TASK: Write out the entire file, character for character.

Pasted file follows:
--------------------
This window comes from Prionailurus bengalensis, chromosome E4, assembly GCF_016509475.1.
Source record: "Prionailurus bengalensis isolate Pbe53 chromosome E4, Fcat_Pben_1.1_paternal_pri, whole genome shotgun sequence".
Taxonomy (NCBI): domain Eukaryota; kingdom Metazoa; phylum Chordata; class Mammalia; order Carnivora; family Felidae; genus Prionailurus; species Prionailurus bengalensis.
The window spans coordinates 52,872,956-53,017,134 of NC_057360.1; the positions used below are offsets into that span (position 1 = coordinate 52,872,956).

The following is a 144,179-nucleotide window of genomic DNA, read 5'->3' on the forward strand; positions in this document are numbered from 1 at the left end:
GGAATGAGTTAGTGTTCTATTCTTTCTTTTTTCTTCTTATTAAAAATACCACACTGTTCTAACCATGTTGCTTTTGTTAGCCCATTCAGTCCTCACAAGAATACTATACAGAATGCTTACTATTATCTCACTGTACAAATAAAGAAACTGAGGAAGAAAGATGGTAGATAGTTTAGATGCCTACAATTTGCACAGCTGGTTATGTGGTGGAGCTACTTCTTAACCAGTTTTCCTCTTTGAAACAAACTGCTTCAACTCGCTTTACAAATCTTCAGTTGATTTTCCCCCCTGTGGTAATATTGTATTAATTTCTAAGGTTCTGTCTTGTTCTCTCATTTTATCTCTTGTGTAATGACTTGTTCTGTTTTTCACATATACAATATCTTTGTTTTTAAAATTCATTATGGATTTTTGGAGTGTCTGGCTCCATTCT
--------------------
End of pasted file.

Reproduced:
This window comes from Prionailurus bengalensis, chromosome E4, assembly GCF_016509475.1.
Source record: "Prionailurus bengalensis isolate Pbe53 chromosome E4, Fcat_Pben_1.1_paternal_pri, whole genome shotgun sequence".
Taxonomy (NCBI): domain Eukaryota; kingdom Metazoa; phylum Chordata; class Mammalia; order Carnivora; family Felidae; genus Prionailurus; species Prionailurus bengalensis.
The window spans coordinates 52,872,956-53,017,134 of NC_057360.1; the positions used below are offsets into that span (position 1 = coordinate 52,872,956).

The following is a 144,179-nucleotide window of genomic DNA, read 5'->3' on the forward strand; positions in this document are numbered from 1 at the left end:
GGAATGAGTTAGTGTTCTATTCTTTCTTTTTTCTTCTTATTAAAAATACCACACTGTTCTAACCATGTTGCTTTTGTTAGCCCATTCAGTCCTCACAAGAATACTATACAGAATGCTTACTATTATCTCACTGTACAAATAAAGAAACTGAGGAAGAAAGATGGTAGATAGTTTAGATGCCTACAATTTGCACAGCTGGTTATGTGGTGGAGCTACTTCTTAACCAGTTTTCCTCTTTGAAACAAACTGCTTCAACTCGCTTTACAAATCTTCAGTTGATTTTCCCCCCTGTGGTAATATTGTATTAATTTCTAAGGTTCTGTCTTGTTCTCTCATTTTATCTCTTGTGTAATGACTTGTTCTGTTTTTCACATATACAATATCTTTGTTTTTAAAATTCATTATGGATTTTTGGAGTGTCTGGCTCCATTCT